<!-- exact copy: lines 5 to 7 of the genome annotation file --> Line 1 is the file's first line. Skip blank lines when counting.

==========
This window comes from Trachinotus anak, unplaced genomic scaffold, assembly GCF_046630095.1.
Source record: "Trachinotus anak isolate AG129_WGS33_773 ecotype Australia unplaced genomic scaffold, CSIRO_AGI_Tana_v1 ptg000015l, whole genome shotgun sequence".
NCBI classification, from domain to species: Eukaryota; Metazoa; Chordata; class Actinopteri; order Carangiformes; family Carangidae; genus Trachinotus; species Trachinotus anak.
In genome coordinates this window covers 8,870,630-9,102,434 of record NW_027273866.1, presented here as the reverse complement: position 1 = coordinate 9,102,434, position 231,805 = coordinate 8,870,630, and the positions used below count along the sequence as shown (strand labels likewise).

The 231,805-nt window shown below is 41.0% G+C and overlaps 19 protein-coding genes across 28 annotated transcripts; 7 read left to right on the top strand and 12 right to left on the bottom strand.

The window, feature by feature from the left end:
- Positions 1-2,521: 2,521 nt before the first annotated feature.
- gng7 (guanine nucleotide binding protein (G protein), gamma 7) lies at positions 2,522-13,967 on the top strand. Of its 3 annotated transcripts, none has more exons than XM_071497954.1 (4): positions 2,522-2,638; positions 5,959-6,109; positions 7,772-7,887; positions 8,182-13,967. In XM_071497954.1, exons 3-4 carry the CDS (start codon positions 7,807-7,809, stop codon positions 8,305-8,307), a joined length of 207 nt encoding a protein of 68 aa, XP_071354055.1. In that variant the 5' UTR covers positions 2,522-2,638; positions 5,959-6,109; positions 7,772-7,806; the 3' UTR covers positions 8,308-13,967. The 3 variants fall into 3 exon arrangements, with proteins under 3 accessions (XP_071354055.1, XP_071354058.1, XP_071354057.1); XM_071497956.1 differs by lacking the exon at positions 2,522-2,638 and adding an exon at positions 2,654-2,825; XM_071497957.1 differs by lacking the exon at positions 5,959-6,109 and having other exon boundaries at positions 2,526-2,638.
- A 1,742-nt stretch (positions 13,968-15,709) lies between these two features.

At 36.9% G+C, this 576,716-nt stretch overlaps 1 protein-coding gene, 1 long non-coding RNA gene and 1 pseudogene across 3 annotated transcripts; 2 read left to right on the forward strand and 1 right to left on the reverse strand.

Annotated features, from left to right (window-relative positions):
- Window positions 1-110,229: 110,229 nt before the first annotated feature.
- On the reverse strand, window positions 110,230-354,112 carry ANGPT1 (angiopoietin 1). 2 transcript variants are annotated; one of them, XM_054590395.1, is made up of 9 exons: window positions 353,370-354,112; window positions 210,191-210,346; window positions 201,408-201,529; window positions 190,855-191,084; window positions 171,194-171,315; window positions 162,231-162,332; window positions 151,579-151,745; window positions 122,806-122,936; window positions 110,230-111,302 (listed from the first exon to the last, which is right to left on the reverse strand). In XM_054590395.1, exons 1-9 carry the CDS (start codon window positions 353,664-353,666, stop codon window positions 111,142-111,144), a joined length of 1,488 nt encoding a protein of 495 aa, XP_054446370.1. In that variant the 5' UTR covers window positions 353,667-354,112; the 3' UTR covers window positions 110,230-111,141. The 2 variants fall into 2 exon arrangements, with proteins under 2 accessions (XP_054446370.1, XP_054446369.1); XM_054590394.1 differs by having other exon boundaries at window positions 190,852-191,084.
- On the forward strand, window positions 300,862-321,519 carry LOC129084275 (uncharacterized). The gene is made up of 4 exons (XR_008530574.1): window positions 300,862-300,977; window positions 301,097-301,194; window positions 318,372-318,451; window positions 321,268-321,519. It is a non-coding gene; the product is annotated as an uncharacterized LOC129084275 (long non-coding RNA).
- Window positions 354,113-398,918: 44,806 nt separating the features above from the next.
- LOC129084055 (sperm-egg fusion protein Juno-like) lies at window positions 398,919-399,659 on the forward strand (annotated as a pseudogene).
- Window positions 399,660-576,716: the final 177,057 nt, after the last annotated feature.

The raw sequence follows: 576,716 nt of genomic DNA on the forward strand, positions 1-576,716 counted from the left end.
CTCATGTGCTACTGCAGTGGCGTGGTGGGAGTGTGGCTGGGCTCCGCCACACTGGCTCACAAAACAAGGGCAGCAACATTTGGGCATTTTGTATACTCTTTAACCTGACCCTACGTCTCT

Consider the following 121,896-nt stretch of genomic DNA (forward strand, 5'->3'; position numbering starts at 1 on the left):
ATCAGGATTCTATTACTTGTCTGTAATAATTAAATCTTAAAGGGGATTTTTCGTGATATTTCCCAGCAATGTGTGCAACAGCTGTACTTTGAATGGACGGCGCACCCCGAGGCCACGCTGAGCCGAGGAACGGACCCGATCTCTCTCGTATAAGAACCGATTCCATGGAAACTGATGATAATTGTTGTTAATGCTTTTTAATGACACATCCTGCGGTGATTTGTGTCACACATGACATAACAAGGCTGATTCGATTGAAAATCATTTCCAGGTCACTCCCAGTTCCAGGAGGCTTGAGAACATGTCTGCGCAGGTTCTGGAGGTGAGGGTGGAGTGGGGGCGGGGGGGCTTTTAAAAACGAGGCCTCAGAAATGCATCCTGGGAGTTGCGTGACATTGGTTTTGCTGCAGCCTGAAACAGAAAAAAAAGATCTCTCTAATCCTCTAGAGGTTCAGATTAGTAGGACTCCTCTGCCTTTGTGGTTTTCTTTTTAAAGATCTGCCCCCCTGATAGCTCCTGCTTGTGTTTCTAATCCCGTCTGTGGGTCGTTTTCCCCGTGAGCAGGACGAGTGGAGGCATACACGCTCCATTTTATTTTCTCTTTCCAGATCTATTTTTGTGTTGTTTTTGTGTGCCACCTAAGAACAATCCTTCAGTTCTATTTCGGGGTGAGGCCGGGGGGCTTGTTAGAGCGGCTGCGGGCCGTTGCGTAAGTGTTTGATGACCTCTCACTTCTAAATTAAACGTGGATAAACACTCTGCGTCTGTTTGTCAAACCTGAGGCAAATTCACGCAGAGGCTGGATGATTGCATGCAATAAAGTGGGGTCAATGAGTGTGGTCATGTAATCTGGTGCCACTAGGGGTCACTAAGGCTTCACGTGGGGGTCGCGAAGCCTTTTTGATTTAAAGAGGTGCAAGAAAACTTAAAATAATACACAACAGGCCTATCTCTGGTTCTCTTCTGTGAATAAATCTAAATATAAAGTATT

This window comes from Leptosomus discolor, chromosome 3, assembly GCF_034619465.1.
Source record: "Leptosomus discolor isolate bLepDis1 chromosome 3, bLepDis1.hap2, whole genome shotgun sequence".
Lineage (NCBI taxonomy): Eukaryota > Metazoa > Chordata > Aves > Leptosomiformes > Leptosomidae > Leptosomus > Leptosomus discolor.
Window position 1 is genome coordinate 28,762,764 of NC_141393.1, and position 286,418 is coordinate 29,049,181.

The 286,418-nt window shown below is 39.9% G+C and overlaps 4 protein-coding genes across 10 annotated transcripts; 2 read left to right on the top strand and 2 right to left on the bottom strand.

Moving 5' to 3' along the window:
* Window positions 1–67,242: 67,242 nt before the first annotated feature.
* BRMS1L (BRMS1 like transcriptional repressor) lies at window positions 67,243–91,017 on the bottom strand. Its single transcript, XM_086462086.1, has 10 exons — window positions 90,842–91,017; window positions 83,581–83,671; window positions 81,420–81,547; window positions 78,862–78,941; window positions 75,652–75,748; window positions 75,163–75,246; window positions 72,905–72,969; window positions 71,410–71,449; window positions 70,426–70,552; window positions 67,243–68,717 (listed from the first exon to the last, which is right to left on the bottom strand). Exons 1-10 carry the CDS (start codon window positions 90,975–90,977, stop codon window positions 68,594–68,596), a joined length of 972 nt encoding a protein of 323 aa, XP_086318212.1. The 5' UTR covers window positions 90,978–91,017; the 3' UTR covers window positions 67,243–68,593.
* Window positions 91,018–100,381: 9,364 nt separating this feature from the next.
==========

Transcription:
The 231,805-nt window shown below is 41.0% G+C and overlaps 19 protein-coding genes across 28 annotated transcripts; 7 read left to right on the top strand and 12 right to left on the bottom strand.

The window, feature by feature from the left end:
- Positions 1-2,521: 2,521 nt before the first annotated feature.